COS 318 : Operating system
Fall 2004, Princeton University
Project 1: Bootup Mechanism

Important Dates

Design Review: 9/20, 7:30-10:30pm
Project Due: 9/27, 11:59pm

Note about lab computers:

To log on to lab computers and arizona machine, you will need to use your OIT username/passwords.


The purpose of this project is to write the bootup code for a simple operating system that we will be developing for the rest of the semester.  Your job is to implement two programs: bootblock.s and createimage.c. The bootblock is the boot code that resides on the boot sector and its responsibility is to load the rest of the operating system image from other sectors into memory. The createimage code is a tool (in this case a Linux tool) to create a bootable operating system image including the bootblock and the rest of the operating system.

The "bootblock" and "createimage" from this assignment will be used throughout the semester.

We have provided code for project 1 for you to use as a starting point.  The code can be found on the princeton machines ( in either /u/cos318/1_pre/* (or the tarfile /u/cos318/1_pre.tar.  To untar the code type 'tar -xvf 1_pre.tar').  The 1_pre directory should contain six files:

Since our entire project will be using the USB flash disk, please do not read/modify the hard disk.

To sign up for the design review, please use online signup here.

Project Overview

First, this project requires a design review.  For the design review you are expected to have working print_char and print_string methods written in assembly and a reasonable design for the rest of the project.  The project itself can be split into two parts, the bootblock code and the boot image (created by createimage).  It is recommended that you get one part working before attempting the other part.

A PC can be booted up in two modes: cold boot or warm boot. Cold boot means you power down and power up the machine by pressing the power button of a PC. Warm boot means that you press <ctrl><alt><del> keys together. Either way, the PC will reset the processor and run a piece of code in the BIOS to try to read the first sector from the first bootable device. So you should set the computer to try to boot from the USB flash device if the computer BIOS supports that. Otherwise, it will try to read a sector from other bootable device (say 1st hard disk drive). Once this sector is read in, the CPU will jump to the beginning of the loaded code.  In this project, the bootup code will be in the so called real mode (instead of protected mode, see links for more information).

Bootblock Overview

The file bootblock.s should contain the code that will be written on the boot sector of USB flash disk. This has to be written in x86 assembly and should not exceed 512 bytes (1 sector). This code will be responsible for loading in the rest of the operating system, setting up a stack for the kernel and then invoking the kernel.  You are required to handle kernels of size up to 127 sectors.  You will get extra credit if your bootblock can handle sizes greater than 128 sectors. (Please read more about extra credit section if you are interested.)

The bootblock gets loaded at memory address 0x07c0:0000. Your bootblock should load the OS starting at 0x0000:1000. In real mode, you have 640 KBytes starting at 0x0000:0000. The low memory area has some system data like the interrupt vectors and BIOS data. So, to avoid overwriting them, you should only use memory above 0x0000:1000 for this assignment.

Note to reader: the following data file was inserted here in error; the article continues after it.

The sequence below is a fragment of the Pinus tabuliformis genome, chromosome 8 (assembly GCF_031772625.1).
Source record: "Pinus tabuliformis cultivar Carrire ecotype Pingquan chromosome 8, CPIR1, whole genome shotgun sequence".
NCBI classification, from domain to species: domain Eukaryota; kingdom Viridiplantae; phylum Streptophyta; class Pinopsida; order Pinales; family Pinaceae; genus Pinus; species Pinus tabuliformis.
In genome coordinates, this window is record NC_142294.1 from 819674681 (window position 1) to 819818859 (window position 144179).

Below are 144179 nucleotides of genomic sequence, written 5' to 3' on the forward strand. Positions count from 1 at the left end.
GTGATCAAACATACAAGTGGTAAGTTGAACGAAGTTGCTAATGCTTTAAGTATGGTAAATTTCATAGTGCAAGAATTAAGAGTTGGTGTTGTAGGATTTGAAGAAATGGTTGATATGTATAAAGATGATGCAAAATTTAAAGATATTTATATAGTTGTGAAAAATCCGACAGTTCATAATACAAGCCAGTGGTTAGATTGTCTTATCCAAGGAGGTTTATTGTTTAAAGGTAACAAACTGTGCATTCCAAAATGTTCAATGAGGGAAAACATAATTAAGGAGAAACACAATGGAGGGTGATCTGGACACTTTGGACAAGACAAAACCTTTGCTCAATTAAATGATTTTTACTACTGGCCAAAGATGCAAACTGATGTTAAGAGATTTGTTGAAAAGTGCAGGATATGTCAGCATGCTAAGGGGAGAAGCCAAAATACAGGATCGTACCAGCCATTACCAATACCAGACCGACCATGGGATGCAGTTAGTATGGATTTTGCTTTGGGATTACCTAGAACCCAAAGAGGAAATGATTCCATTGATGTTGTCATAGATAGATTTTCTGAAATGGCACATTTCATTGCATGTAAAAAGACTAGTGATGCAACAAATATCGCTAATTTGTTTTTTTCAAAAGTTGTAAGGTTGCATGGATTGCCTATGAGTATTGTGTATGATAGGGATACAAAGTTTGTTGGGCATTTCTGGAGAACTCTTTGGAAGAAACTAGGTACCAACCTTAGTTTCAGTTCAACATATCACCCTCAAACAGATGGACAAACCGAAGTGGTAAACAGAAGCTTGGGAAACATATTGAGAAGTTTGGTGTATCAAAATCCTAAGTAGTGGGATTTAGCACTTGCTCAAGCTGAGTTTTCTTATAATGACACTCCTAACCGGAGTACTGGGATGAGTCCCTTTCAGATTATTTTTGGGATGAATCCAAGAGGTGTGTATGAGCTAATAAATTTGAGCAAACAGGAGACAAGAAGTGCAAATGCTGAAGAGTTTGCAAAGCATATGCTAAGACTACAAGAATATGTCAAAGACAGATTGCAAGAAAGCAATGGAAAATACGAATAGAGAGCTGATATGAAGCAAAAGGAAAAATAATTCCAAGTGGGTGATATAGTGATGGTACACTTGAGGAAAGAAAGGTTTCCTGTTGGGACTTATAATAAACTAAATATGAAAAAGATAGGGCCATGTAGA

To design and implement this, you need to learn about x86 architecture, CPU resets and how to read a sector from the USB flash drive with BIOS (described below). We have provided you with a trivial and useless kernel (kernel.s) to test whether your implementation works.

Note: You can assume that the entire OS is less or equal to 127 sectors for this project. If you are working on your home machines rather than the lab machines, please make sure your program also run on lab machine before submit it because your TA will be testing your program on lab machine.

The links on the main page provide assistance in understanding x86 assembly language and architecture.  The precept will also give assistance in understanding these topics.

To test your bootblock you can use the createimage.given file.  Type './createimage.given --extended ./bootblock ./kernel' then 'cat image > /dev/sda' to copy the image onto the USB flash disk.

Note: On the lab machines, the USB flash disk will be detected as /dev/sda. But on other linux machines you might have, USB flash disk could be detected as /dev/sdb or even sd? depending on whether other SCSI devices are present in the system. Please be careful and make sure your USB flash disk is mounted on /dev/sda before saving the image to /dev/sda. Otherwise, you risk ruin your file system on your exististing hard disk.

Createimage Overview

This program is a Linux tool to create a bootable kernel image.  To make your life a bit easier, we have provided you with a man page in the man directory included in the project tarfile. You can view the man page by typing

man -M man createimage

Please ignore the "-vm" option for this project.

Essentially, createimage takes a bootloader and several executables and places them all into one image file.  The bootloader must be placed in the first sector, while all other executables should be placed at offset specified in the ELF header.  To read an ELF file use fopen, fread, and fseek (see man pages for descriptions).  The program header (figure 2-1 of the ELF Documentation) contains information about each segment in the ELF and should be used to determine the address at which to place the segment.  Be aware of the following:

One more thing you will have to do is to mark the USB flash disk as "bootable device". You will have to put a signature in the boot sector B(first sector) of the USB flash disk so that the BIOS will recognize this device as bootable. The signature consists of two bytes: "0x55 0xaa", and you will need to put this signature at the end of the boot sector at offset 0x1fe.